Please use this identifier to cite or link to this item: http://hdl.handle.net/1880/50545
Title: Substance-related and behavioural addiction problems: Two surveys of Canadian adults
Authors: Konkoly-Thege, Barna
Colman, Ian
El-guebaly, Nady
Hodgins, David C
Patten, Scott B
Schopflocher, Don
Wolfe, Jody
Wild, T Cameron
Keywords: Behavioural addiction;Lay epidemiology;Prevalence;Substance addiction;Survey mode differences
Issue Date: 13-Jun-2014
Publisher: Addiction Research & Theory
Citation: Konkolÿ Thege, B., Colman, I., El-guebaly, N., Hodgins, D. C., Patten, S. B., Schopflocher, D., ... & Wild, T. C. (2015). Substance-related and behavioural addiction problems: Two surveys of Canadian adults. Addiction Research & Theory, 23(1), 34-42.
Abstract: Objectives: To describe absolute and relative prevalence of 10 self-attributed substance-related and behavioural addiction problems among Canadian adults, to describe perceived prevalence of these problems in the general population, and to examine whether estimates varied by survey mode. Methods: Sample 1 included 4000 adults recruited from an online research panel; Sample 2 included 2000 randomly selected adults who completed a computer-assisted telephone interview. Respondents in both samples were asked (1) whether or not they had experienced a problem in the preceding year with each of four substances (alcohol, tobacco, marijuana, and cocaine) and six behaviours (gambling, eating, shopping, sex, video gaming, and work), (2) whether they had ever personally knew someone exhibiting a problem with each behaviour, and (3) perceived prevalence of problems in the general population. Results: About half of the respondents reported experiencing any past-year addiction problems. Tobacco and alcohol were the most common substance-related problems, while the most common behavioural problems were related to eating and work. Respondents consistently overestimated perceived population prevalence relative to self-attributed problems; however, the magnitude of overestimation was significantly greater among those who personally reported a problem with these behaviours. Online survey participants consistently reported higher self-attributed problem rates compared with CATI respondents, but rank-order correlations across self-, acquaintances-, and population-attributed prevalence estimates were very high in both samples. Conclusions: Both survey modes provided accurate relative prevalence estimates, but further research should explore determinants of higher prevalence rates among online participants and respondents’ consistent tendency to overestimate perceived population prevalence.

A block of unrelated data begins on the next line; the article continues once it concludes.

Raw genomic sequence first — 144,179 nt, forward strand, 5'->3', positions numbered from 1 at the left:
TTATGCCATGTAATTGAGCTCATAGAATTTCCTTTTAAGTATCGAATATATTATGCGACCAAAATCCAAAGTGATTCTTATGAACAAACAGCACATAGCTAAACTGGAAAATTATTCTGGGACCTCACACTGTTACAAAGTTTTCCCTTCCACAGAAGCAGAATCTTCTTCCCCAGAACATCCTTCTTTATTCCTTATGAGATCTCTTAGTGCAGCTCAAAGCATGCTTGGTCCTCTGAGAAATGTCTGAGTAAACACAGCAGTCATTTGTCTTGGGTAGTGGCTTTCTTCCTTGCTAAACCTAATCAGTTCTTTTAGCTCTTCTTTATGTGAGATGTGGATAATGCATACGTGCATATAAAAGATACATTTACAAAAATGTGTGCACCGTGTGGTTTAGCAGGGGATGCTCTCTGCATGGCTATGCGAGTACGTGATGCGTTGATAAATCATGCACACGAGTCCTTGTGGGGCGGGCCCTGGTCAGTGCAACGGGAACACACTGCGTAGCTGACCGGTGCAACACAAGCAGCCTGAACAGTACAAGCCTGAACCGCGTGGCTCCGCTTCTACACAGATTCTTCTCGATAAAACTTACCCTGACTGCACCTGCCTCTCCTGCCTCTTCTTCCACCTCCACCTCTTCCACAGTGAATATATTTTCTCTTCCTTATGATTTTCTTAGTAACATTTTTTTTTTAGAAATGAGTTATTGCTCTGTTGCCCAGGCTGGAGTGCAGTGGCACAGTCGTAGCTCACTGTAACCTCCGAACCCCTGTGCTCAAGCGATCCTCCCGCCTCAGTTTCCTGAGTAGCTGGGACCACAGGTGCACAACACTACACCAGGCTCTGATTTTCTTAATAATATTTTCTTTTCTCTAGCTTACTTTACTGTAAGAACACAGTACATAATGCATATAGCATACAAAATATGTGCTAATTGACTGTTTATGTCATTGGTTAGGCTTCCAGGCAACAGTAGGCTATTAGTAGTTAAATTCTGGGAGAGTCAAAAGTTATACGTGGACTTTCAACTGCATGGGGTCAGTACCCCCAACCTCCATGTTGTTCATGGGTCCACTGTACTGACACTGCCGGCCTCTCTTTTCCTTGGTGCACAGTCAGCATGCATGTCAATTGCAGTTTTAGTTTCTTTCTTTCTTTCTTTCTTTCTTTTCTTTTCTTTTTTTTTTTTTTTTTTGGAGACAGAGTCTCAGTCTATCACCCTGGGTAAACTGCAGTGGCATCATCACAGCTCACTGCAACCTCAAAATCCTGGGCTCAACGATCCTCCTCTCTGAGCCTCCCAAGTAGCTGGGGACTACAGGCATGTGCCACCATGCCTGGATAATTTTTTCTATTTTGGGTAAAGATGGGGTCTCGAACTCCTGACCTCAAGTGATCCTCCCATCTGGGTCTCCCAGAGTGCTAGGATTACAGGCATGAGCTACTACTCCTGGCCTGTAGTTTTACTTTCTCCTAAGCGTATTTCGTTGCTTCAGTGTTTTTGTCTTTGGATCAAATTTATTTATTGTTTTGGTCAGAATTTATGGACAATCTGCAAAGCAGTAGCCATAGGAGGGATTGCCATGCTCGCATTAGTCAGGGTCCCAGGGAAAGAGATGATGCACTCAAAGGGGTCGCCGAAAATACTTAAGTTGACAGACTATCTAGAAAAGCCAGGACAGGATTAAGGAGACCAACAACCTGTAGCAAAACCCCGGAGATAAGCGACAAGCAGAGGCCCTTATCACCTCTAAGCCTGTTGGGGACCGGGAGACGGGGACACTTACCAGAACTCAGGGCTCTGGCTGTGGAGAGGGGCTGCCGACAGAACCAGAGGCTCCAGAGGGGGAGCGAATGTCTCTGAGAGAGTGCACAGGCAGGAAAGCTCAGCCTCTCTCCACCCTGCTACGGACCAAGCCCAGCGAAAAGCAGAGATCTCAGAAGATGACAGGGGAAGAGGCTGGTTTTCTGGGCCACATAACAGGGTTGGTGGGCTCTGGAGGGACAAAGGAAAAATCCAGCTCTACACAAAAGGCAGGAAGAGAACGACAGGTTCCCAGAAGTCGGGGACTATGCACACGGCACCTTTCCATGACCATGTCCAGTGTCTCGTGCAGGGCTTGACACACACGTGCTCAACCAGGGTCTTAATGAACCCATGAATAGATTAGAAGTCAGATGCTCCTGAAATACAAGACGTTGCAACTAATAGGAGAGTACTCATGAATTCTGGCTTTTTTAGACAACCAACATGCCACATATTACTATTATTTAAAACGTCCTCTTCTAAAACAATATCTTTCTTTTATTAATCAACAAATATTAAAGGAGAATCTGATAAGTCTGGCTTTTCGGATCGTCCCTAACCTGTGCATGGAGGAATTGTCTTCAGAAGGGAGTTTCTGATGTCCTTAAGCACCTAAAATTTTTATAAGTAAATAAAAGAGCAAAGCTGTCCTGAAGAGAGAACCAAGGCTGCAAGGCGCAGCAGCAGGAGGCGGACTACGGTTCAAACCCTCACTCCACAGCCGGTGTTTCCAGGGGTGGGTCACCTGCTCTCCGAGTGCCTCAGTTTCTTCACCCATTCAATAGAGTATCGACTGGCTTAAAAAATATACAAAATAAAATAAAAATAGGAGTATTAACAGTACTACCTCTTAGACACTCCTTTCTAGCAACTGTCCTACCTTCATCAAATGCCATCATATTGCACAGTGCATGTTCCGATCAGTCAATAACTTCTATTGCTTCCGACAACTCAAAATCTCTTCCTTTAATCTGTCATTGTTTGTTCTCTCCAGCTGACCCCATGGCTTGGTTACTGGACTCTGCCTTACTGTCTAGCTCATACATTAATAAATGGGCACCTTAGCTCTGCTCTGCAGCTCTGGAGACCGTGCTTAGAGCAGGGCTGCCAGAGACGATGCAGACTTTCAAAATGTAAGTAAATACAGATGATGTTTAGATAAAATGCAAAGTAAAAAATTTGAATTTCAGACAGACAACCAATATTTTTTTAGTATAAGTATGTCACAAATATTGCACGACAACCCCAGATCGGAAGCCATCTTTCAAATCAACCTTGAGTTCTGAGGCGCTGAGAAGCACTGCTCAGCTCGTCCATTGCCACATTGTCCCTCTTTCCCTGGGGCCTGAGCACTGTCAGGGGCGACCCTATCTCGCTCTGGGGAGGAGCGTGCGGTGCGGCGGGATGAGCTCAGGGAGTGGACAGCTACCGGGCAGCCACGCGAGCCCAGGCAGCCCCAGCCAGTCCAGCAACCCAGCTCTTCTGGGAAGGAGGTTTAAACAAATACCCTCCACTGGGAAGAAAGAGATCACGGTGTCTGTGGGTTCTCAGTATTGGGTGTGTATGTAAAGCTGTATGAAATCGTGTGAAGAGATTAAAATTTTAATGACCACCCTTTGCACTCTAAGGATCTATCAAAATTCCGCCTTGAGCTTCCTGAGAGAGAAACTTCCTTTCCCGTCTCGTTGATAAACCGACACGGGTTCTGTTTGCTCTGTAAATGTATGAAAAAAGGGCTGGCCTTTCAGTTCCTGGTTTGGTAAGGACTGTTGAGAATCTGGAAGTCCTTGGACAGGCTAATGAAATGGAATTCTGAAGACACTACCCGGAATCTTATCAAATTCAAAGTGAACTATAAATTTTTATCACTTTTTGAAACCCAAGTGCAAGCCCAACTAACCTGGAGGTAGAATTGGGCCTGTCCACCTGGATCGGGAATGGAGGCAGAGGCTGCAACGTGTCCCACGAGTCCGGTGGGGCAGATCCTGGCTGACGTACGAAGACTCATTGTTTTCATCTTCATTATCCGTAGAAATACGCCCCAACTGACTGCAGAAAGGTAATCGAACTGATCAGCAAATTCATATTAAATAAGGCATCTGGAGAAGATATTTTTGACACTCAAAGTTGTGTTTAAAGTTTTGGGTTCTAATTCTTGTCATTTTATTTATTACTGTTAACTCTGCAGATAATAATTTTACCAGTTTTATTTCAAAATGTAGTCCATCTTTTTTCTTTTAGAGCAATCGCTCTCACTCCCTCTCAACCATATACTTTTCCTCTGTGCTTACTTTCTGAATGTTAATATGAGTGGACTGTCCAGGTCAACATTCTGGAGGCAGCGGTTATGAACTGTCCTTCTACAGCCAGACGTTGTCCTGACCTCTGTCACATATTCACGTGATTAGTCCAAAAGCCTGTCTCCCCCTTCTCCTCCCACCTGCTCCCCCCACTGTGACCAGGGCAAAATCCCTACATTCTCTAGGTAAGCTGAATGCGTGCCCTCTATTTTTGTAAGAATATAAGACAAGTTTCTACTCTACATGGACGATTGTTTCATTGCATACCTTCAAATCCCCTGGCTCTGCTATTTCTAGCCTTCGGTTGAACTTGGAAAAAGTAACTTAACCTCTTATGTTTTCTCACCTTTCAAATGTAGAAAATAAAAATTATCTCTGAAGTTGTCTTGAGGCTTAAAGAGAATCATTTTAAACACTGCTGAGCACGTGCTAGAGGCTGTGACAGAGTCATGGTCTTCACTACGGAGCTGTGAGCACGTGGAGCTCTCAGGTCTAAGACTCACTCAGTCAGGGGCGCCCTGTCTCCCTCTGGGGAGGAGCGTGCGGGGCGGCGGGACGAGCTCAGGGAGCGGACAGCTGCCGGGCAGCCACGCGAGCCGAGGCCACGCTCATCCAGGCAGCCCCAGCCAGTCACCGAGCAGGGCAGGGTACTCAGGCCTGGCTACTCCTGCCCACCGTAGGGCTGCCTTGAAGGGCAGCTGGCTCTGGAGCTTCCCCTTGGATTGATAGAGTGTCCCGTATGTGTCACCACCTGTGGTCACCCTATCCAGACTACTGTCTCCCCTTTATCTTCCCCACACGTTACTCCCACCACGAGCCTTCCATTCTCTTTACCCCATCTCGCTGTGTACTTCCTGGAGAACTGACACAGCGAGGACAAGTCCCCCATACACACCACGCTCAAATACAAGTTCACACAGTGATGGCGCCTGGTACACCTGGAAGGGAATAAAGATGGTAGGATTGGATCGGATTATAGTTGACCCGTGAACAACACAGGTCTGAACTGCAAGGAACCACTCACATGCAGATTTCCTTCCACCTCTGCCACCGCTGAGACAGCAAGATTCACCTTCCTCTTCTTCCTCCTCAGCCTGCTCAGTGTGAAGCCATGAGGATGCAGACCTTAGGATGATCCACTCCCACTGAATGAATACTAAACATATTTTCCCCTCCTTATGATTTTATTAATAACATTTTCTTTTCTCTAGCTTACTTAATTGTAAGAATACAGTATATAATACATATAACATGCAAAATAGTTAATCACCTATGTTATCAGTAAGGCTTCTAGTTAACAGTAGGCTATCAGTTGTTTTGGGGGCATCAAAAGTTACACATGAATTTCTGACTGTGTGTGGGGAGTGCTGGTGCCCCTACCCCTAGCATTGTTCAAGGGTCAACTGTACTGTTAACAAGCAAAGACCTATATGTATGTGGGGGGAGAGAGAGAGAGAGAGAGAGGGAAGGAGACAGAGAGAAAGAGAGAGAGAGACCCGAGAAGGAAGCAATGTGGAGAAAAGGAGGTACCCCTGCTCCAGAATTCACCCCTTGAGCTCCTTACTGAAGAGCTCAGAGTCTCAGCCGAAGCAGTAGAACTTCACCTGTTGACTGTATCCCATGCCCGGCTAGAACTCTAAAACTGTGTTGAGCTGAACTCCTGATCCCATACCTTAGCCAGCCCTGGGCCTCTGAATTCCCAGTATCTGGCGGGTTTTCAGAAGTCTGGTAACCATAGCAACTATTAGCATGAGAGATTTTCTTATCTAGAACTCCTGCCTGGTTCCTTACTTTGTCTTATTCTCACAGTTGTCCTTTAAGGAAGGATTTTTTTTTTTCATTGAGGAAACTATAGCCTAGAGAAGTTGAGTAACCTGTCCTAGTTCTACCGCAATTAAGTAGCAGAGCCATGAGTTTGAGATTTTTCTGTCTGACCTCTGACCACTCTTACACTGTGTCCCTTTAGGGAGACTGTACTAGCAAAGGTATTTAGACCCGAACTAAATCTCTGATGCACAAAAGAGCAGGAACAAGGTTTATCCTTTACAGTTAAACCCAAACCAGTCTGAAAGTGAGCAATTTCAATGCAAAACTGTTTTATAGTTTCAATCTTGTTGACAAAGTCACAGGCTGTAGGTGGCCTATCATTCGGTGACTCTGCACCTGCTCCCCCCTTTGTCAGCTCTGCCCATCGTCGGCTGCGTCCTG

Description: Pre-print version of article deposited according to Informa Healthcare's Resources for Editors and Authors page: http://informahealthcare.com/page/resources/authors
URI: http://hdl.handle.net/1880/50545
Appears in Collections:Konkoly-Thege, Barna

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